In the wake of the US elections, the aftermath of the Brexit vote, and the current leadership through COVID-19 in the UK, many believers are engaging more heavily in political debates. Our leaders are under scrutiny and opinions are readily formed. In moments where their private lives hit the headlines, I’ve too often recently heard Christians say things like “we only care about whether they get the job done” or “we’re not electing a pastor, we’re electing a president”.
I understand what people mean by those statements, but I want to drive a stake through the flawed ‘sacred-secular’ divide exposed and encourage Christians to approach things differently.
We shouldn’t disconnect ethics from leadership. Politics isn’t just about getting things done, and when you study any organisation you’ll discover they are built in the image of their leaders. Just like business leaders, political leaders establish the culture and are role models and influencers of the public square.
If we are created in the image of God, as set out in the theological idea of Imago Dei (or ID as I’ll call it) from Genesis 1:26-28, then the link between governance and character shouldn’t be bypassed, as it often is in our current public square. Quite simply, if we are made in the image of God then we are called to govern because he governs. And we are called to govern in a way that represents him to the world.
Being made in God’s image is more about a physical representation of something or someone (Ex. 20:4; Matt. 22:20), it is our whole human being that is an image of God’s attributes, mirrored in the way we live.
That often manifests in our character, and the Greek roots of the word - kharaktēr – means ‘a stamping or engraving tool which gives a distinctive mark’. We are all engraved with God’s image, it’s part of our character, and that character should be displayed in all aspects of life – both private and public. To put it another way, like a stick of rock, wherever you bite into us, we should be displaying who we truly are.
At Christians in Politics we believe in the importance of developing character and being true to the ‘distinctive mark’ we’ve been given by God. Yes, we are made in the image of God, but our character develops over time only through accountable relationships and discipleship (Paul makes it clear that this is a process in 2 Corinthians 3:18). Our hope is that the next generation of public leaders are better supported and nourished than the previous generation. Our hope is that they will have people alongside holding up their arms and calling them back to that ID engraved in their lives. Without that support, encouragement and challenge the image of God may become increasingly hard to discern, and our politics will suffer deeply because of it.
It is in times like our present crisis, when a government is making life and death decisions on our behalf, we need to be able to trust them. In any relationship trust is built by an accumulation of promises fulfilled and truth spoken. As some world leaders are now discovering, if you develop a reputation of doing the opposite of that, when you need to communicate something very important, the wheels come off. Of course, the reality is that governments are always making life and death decisions but for some of us, our relative prosperity and comfortable lifestyles often mean we don’t experience them at first hand.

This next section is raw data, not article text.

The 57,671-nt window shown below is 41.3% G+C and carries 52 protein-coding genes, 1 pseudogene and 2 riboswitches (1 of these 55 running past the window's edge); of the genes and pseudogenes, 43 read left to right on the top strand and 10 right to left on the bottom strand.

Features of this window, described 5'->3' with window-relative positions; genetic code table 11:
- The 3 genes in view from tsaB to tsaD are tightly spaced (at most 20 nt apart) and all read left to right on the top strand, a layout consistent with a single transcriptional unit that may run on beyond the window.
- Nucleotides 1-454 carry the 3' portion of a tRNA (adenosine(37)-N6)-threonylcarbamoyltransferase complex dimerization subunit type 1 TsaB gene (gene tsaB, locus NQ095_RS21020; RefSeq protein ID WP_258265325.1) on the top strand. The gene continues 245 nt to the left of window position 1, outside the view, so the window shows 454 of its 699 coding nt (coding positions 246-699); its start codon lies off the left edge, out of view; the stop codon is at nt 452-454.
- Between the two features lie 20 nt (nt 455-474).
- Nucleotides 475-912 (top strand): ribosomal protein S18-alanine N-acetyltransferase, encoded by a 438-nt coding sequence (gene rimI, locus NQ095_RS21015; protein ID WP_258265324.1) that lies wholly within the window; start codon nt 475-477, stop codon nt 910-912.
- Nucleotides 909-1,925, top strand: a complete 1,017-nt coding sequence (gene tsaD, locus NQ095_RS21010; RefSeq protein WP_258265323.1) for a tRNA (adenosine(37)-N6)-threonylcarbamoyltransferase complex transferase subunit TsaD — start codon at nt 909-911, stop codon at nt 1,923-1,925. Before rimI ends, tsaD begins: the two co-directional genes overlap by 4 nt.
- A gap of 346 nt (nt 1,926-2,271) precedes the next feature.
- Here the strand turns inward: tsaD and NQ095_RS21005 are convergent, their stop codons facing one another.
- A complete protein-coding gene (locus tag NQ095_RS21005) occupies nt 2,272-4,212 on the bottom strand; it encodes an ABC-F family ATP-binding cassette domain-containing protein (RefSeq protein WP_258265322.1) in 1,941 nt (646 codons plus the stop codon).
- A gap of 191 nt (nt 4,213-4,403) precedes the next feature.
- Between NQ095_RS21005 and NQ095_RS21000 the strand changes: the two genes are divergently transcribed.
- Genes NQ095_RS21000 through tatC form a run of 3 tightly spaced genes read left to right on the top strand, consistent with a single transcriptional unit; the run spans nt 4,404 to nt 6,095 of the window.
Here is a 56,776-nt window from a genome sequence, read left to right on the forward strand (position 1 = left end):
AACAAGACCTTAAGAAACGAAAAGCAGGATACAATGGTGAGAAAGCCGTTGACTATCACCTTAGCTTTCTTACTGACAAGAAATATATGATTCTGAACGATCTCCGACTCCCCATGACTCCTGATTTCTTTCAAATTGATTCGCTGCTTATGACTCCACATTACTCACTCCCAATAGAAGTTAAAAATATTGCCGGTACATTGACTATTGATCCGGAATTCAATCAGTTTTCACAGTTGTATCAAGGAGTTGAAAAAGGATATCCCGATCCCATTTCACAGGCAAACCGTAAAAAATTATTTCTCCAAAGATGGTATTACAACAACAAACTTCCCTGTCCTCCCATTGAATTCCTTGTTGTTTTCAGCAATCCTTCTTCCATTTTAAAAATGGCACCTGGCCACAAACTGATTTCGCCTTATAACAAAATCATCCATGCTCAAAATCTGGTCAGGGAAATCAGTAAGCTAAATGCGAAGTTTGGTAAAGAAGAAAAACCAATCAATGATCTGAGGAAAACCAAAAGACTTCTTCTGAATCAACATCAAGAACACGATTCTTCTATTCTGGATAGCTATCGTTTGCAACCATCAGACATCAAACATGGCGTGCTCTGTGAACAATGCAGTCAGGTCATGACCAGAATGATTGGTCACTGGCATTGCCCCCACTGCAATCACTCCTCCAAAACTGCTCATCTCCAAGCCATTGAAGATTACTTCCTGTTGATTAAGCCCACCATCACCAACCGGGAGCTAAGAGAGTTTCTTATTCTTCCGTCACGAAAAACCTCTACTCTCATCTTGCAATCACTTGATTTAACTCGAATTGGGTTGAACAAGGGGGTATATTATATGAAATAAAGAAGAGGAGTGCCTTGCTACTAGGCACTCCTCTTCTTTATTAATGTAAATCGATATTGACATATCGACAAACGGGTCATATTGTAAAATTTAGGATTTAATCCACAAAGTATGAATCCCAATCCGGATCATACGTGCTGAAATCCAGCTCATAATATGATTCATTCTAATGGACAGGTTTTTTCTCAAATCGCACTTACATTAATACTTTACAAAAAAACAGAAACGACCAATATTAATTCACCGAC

If you look at the memoirs and biographies of every Prime Minister of the UK, you will quickly see that their defining moments weren’t policies and manifestos, but their response and reaction to unfolding events. We need leaders who aren’t easily influenced by shouts from Twitter, “The City” or other vested interests. We need leaders who pause to consult ancient wisdom and scripture. We need leaders who put a high value on truth, so that when they look us in the eye and tell us something we don’t want to hear, we can bear that cost with trust and a sense that we are together serving a common good. We need leaders of character. And at Christians in Politics we are wondering if you might be one of them.
Let’s finish with the one who did perfectly carry the ID. When Jesus responded to the trick question of “Should we pay taxes to Caesar?”, he intentionally framed his response in the realm of engraved images. He asked for a coin, which had the graven image of Caesar on it. So the coin stays true to its identity by going back to Caesar, and we stay true to our identity by allowing our lives to be given back to God.
People with a spine of ID-infused character are secure enough in themselves to be able to listen to an opposing point of view. People with a spine of ID-infused character are humble enough to admit they may not always get everything right. People with a spine of ID-infused character are not clinging to the identity of a tribe so tightly because they know their true identity in Christ. As a result they are not responding with visceral venom when their tribe is maligned. We need more people like that in politics in the US and the UK. Might you be one of them?
For more resources and information on getting involved visit www.christiansinpolitics.org.uk. You can also read more about the ID v Idols campaign #ID_v_idols
Andy Flannagan is the Executive Director of Christians in Politics and former Director of Christians on the Left. Andy longs to see a just rewiring of the global economic system. He and his wife Jenny live in Luton where they actively build friendships and community. Andy is also a writer and singer-songwriter – his books include God 360 and Distinctive Worship, along with a number of creative and critically acclaimed albums. As an Irishman, Andy’s proudest moment was captaining England’s Barmy Army during the Ashes in Australia.